There's 14 years difference there: 6502:1975, i486:1989
> style processors, where, depending on how many devices you > wire-or'd onto the irq line, it could take anything up to 100uS > just to find out what caused the interrupt, never mind process > it.
I think you mean 100us. "S" is for Siemens the SI unit of conductance, or sometimes Samples.
> Haven't used the 32F4 Cortex, but the 32F100 series that I am using > has a fully vectored interrupt system that uses a vector address > table, much like the old 68000 series from 1983 (?). It took years, > but Arm finally got that bit of it right. > > Just to put it in context, we are talking about serial comms here > and even at ~100K bits/second, that means you have 100uS to deal > with each received byte. Believe me, that's a lifetime for a fast > cpu like Cortex :-)...
But you are missing the point. I've no quibble with the *average* latency, but the *worst case* latency will be much much higher. But then my background is that a hard-realtime deadline is just that: a *dead*line.
On 09/12/13 13:43, Tom Gardner wrote:

> > There's 14 years difference there: 6502:1975, i486:1989 >
And, the point being ?. The comment was to illustrate how far things have developed since the early days, where high speed comms was not so easy to program due to timing limitations, or did you think I meant something else ?.
> > I think you mean 100us. "S" is for Siemens the SI unit of > conductance, or sometimes Samples.
Well, I understood what I meant and it seems so did you, so why the need for the rather pompous correction ?.
> > But you are missing the point. I've no quibble with the *average* > latency, but the *worst case* latency will be much much higher.
All that data should be in the processor data sheet and if you are working that close to the edge, you have to take it into consideration. But, let's keep it in context: The original question to Tim was about problems with serial uart interrupts, not in depth discussions about latency, which i'm sure we are all aware of and not relevant to the context.
> > But then my background is that a hard-realtime deadline is > just that: a *dead*line.
Quite used to counting the uS here as well, but much less need for it with the micros we have to work with now. An abundance of riches and choice springs to mind :-)... Chris
On Thu, 12 Sep 2013 12:09:25 +0000, chris wrote:

> On 09/11/13 23:24, Tom Gardner wrote: >> On 11/09/13 22:45, chris wrote: >> >>> With modern processors, interrupt latency should be insignificant. >> >> Even with 486 processors you could find a 10:1 variation in latency >> (and not just interrupts), depending on what was in the cache. It won't >> have got better as caches have got larger and memory latency has >> increased w.r.t. instruction time. >> >> IIRC the i960 allowed the current contents of the cache to be frozen, >> for just that reason. >> >> > Perhaps so, but we have come a long way from the days of 6502 style > processors, where, depending on how many devices you wire-or'd onto the > irq line, it could take anything up to 100uS just to find out what > caused the interrupt, never mind process it. > > Haven't used the 32F4 Cortex, but the 32F100 series that I am using has > a fully vectored interrupt system that uses a vector address table, much > like the old 68000 series from 1983 (?). It took years, > but Arm finally got that bit of it right. > > Just to put it in context, we are talking about serial comms here and > even at ~100K bits/second, that means you have 100uS to deal with each > received byte. Believe me, that's a lifetime for a fast cpu like Cortex > :-)...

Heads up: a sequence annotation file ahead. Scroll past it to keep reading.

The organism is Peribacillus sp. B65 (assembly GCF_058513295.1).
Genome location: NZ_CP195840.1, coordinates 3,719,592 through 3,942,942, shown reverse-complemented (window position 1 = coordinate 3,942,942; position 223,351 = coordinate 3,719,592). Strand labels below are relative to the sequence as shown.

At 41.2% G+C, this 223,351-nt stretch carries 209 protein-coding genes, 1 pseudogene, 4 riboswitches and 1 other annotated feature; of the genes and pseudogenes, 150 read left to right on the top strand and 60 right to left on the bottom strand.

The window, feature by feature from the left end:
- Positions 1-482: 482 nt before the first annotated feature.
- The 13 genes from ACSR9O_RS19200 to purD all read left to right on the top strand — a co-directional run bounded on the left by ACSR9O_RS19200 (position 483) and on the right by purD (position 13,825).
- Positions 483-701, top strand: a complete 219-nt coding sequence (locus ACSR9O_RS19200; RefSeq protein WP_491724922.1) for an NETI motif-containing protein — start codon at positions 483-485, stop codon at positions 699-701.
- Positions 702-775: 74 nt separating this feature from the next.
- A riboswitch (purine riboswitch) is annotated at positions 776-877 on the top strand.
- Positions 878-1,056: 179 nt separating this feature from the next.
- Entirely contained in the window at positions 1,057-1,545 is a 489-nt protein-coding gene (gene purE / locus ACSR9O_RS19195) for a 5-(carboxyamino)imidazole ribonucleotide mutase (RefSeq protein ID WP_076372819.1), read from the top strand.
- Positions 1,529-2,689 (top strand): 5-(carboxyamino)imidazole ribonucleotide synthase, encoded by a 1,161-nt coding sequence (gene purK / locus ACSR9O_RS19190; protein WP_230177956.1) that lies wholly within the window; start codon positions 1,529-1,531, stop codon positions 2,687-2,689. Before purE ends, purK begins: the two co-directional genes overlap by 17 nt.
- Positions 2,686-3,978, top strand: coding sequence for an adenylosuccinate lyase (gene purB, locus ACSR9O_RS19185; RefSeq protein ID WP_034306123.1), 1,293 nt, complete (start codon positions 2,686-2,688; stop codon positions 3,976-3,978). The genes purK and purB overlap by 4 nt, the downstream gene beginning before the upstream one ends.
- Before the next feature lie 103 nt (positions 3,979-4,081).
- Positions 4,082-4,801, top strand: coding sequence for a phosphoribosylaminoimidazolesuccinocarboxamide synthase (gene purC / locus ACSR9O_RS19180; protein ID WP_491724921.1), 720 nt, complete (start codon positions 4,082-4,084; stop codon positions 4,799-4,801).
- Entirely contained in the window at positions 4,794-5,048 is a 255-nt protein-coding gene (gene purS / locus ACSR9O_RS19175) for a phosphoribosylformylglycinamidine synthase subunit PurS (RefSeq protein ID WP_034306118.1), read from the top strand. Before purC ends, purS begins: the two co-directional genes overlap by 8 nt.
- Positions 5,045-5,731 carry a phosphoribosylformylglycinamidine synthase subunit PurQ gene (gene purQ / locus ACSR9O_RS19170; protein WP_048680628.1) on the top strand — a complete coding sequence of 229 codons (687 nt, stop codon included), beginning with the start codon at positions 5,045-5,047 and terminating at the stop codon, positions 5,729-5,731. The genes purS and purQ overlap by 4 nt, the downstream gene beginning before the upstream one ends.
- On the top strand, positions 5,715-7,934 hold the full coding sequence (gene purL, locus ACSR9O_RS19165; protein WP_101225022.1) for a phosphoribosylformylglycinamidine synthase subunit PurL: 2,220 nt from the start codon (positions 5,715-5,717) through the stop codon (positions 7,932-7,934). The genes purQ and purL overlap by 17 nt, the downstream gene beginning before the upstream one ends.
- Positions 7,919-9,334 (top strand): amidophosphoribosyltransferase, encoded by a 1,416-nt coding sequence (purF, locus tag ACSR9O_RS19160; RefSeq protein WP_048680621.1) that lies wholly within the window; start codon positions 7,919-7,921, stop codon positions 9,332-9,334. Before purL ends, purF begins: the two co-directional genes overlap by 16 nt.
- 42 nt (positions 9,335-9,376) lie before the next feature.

I'm not even sure that the serial port is double-buffered -- I know that I figured out how to get just one byte at a time out via DMA, and my problems disappeared. -- Tim Wescott Wescott Design Services http://www.wescottdesign.com
On Wed, 11 Sep 2013 21:45:13 +0000, chris wrote:

> On 09/11/13 00:57, Tim Wescott wrote: >> So I'm running into a response time issue on a serial port on an >> STM32F407. I was hoping that I could give myself more time to get to >> the ISR by piping the UART receive to the DMA. >> >> I got it set up to what appeared to be correct according to the user's >> manual, and what I ended up with that the DMA will transfer exactly one >> byte from the UART, then turn itself off. >> >> This may give me a little bit more time than what I have now -- but I >> was hoping that I'd have something that would behave more like an >> on-going FIFO, letting the serial port stack bytes up in memory, then >> letting my ISR respond at its leisure to go empty the thing. >> >> Does anyone have any mileage with this problem, that could shed some >> light on whether it's doable and how, or at least tell me that I'm out >> of luck? >> >> Thanks. >> >> > Don't have info on the particular cpu, but most dma type ops that are > useful can be set up to autoincrement the address for the next byte and > maybe even wrap around at the buffer end ?. > > Anyway, why are you having problems with interrupts ?. Unless you are > running at a very high baud rate, there should be more than enough time > to read the uart data, > stick it in a FIFO buffer, do the housekeeping and get out fast. If the > system is designed right, you should *never* need to block interrupts > from the uart either. > With modern processors, interrupt latency should be insignificant. > > More info needed ?...
Well, I ended up solving the problem another way. But yes -- it struck me as odd that I should be having trouble. I needed something quick, so bandaiding the problem by allowing more latency seemed like a good idea, at least until I had the leisure to chase down the real problem. -- Tim Wescott Wescott Design Services http://www.wescottdesign.com